1Introductory Problems

Logistic problems are all around us. We only need to observe a little and to have some imagination to find them. In this chapter we propose three problems that perfectly illustrate the potential touch of madness of an operations researcher. These examples enable us to approach the issues that may crop up in the industrial world gradually, which will be described more formally in the following chapters. They are drawn from exam papers assigned to undergraduate students that have taken classes in a subject called “optimization problems and procedures”. They are kept in their original form on purpose. The questions asked will be answered over the course of this book. A detailed answer key for the exercises, including comments, is supplied in the last chapter of this book. Beginners in combinatorial optimization can play the following little game: could you recognize the correlation between each practical problem and its theoretical equivalent?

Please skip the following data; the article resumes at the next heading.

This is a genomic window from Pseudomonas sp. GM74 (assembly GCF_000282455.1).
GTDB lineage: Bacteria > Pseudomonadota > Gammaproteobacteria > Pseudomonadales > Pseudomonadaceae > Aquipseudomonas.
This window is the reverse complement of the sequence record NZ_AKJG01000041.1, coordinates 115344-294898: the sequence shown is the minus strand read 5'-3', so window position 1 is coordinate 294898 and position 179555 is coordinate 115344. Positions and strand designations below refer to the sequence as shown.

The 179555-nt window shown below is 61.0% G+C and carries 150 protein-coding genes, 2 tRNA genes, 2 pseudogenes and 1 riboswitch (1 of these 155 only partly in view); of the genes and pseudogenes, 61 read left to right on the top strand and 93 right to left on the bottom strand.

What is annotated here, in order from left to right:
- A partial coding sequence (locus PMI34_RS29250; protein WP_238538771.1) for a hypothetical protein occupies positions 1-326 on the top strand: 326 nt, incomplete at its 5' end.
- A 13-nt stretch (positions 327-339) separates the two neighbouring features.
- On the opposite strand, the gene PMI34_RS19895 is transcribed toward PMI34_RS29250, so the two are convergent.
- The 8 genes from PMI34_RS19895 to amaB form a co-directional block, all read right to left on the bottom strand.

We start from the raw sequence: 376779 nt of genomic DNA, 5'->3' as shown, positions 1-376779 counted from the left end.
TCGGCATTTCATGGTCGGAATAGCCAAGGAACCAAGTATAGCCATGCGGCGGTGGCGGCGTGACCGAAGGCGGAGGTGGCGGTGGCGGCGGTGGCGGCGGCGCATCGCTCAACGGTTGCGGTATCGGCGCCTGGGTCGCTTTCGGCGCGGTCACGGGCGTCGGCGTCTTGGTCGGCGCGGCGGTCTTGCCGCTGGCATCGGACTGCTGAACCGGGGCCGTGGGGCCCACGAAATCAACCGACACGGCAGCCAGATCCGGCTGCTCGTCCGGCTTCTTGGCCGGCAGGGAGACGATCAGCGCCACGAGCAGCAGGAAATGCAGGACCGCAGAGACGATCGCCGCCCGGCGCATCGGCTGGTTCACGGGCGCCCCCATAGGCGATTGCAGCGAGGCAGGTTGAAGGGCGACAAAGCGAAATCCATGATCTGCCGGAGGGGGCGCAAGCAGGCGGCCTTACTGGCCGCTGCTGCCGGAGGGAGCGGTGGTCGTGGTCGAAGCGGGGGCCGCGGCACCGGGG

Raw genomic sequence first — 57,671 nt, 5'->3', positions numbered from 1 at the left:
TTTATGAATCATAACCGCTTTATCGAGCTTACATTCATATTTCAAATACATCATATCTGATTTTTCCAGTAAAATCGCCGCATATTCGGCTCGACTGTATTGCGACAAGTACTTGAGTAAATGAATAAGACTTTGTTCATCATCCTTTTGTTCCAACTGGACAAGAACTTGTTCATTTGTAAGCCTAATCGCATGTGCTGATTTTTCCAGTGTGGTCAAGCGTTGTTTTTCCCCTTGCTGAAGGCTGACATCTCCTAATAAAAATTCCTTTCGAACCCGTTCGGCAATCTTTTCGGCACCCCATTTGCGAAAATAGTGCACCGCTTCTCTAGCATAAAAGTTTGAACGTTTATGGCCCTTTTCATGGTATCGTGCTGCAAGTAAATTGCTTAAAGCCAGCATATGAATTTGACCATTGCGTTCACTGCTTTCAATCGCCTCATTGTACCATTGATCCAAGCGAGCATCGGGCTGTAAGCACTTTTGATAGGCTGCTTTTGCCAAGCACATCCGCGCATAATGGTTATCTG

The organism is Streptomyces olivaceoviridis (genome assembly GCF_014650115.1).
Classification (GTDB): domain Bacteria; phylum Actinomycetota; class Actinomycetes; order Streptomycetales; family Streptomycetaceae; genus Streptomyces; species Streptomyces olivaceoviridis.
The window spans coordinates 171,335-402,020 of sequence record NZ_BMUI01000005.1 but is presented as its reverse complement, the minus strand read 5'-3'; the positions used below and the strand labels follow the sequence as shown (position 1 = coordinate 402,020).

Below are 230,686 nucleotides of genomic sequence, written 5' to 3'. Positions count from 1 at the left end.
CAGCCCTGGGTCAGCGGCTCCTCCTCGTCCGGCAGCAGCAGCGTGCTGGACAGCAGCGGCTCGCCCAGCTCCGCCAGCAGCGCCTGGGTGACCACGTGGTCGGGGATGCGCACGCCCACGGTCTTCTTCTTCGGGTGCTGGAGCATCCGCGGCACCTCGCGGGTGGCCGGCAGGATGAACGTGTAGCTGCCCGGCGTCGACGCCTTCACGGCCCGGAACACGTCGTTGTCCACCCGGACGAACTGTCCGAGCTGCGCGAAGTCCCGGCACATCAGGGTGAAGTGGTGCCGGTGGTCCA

1.1. The “swing states” problem

In the United States of America, during the presidential elections, there are certain states called “swing states”, which are liable to swing from the Democratic Party towards the Republican or vice versa. It is these states that both parties pay most attention to, especially when the results day is drawing near. Table 1.1 shows the list of these states and the figures of their Electoral College.

The advisers of one of two candidates (you are free to choose either side) ask you to help ...

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